For thousands of years, Indian women have risen at dawn to create intricate designs called kolams from rice flour on their doorstep. “They Rose at Dawn,” the new solo work by Aparna Ramaswamy that comes to the Cowles on Friday and Saturday, honors women as carriers of ritual and culture, wisdom, reverence and imagination.
As she dances, none of these things, heavy as they are, seems like a burden. They seem like wings.
“They Rose at Dawn,” an evening-length work in four parts, had its premiere in October at the Joyce Theater in New York, where the Times previewed it by calling Aparna “a vision of sculptural lucidity.” From there it went to NYU Abu Dhabi. This weekend’s performances are a homecoming. Aparna and Ragamala Dance, the company she founded with her mother, Ranee Ramaswamy, are based in Minneapolis.
Ragamala’s dance language is Bharatanatyam, a complex and demanding South Indian form that dates back 2,000 years. Every movement and gesture, from stamped foot to raised eyebrow, curled finger to sideways glance, has import. But that doesn’t mean the form is rigid or irrelevant. Aparna, who has been studying and practicing Bharatanatyam since she was 5 years old, is a first-generation Indian-American who choreographs and dances with her own original ideas. She performs in traditional costume to live Indian classical music, but her dances are new.
We watched a rehearsal last Saturday and spoke with her afterward.
“Just because something has a history doesn’t make it not living,” she said. “It doesn’t make it not worthy. Bharatanatyam … has its origins in mythological times, but it has gone through numerous changes. It has lived through each generation of its practitioners, who have done it and revived it, moved its location, changed its themes and created new songs. There are different schools within the tradition, so it’s evolving through each artist.
“The pieces [in ‘They Rose at Dawn’] are newly choreographed. I’m a contemporary woman living here in America, and I created them. I’m drawing in the historical, the mythological, the spiritual, and the emotional, but I’m exploring themes that people will understand today.”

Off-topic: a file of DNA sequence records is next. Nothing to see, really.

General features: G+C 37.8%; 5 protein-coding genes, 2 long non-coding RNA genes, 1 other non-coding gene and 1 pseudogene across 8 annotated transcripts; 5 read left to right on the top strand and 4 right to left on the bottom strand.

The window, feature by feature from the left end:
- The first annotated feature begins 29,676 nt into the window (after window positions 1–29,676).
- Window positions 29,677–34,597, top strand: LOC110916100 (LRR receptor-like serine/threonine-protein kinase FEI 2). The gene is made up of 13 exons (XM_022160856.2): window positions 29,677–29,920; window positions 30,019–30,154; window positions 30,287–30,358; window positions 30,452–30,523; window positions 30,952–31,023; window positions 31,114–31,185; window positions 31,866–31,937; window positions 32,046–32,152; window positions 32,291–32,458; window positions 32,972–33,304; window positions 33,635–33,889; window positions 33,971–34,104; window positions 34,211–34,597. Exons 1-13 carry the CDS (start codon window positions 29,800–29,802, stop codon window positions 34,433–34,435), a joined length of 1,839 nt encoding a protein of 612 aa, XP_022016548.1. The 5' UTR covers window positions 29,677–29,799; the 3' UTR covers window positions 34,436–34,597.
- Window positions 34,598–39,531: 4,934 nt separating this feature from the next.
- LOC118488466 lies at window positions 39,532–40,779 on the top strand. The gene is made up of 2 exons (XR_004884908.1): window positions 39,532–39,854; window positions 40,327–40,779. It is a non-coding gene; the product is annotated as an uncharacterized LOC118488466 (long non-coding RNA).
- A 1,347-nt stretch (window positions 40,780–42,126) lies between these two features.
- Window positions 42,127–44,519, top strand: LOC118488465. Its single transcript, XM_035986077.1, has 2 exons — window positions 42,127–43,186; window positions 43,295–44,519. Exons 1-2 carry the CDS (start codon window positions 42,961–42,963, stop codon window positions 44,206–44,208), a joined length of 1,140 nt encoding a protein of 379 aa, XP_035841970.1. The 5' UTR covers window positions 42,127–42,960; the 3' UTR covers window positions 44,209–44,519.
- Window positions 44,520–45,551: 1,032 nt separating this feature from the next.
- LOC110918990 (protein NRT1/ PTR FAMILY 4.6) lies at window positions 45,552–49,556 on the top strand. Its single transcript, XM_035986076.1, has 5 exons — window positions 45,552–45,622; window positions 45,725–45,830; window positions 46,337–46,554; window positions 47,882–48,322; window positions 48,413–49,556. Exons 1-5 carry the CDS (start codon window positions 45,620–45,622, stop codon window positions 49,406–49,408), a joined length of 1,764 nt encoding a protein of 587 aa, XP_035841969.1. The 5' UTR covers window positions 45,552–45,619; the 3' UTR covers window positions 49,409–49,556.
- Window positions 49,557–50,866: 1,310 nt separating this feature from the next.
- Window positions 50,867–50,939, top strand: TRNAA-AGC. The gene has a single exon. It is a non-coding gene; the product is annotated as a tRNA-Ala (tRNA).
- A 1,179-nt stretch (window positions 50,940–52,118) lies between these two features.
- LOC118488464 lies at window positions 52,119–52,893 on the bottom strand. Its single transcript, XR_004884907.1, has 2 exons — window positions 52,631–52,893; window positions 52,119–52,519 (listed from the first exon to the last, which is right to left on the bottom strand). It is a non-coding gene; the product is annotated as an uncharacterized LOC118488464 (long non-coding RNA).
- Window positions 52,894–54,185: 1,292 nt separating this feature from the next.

Some of those themes are love and devotion, family, ferocity, the soul’s yearning for union with the divine, the struggle for freedom, our interdependence with nature. As she dances, Aparna is goddess and mother, lover, avenger, worshipper. She’s a wife whose husband is off at war. Flowers bloom in her hands as her bare feet pound in percussive rhythms punctuated by bells on her ankles.
Even with just one dancer, it’s a lot to watch and take in. Because Bharatanatyam is rooted in another culture, it can seem foreign and mysterious. Especially if you’re seeing it for the first time, it’s easy to get sidetracked by your own mental chatter. What does that movement mean? What’s going on with the music? Where’s the narrative? What am I supposed to get from this? We asked Aparna what she would say to invite someone in. (We speak from experience btw. Our first Ragamala dance event several years back left us baffled. But it was so beautiful and compelling and enticing that we went back for more.)
“What I would say is they don’t have to understand everything,” Aparna said. “People try so hard to intellectualize what they’re seeing. They feel that if they understand all of the gestures, they’ve got it.
“But they don’t have to understand all of the gestures. If they just let that go, and they’re comfortable with the idea of being slightly uncomfortable – that it’s a mystery, that we are painting a picture and creating a universe – they can lean in and just be part of it, and trust their feelings and instincts.
“What is their visceral reaction? Do they feel uneasy? Do they feel joy? Do they feel the music? Do they feel a connection between the dance and the music? Do they feel the love and intimacy, the fearsomeness, the benevolence, the divine power, the transcendence? I think we have to be OK first with what we feel, and then we can figure out how we’re feeling or why we feel a certain way.”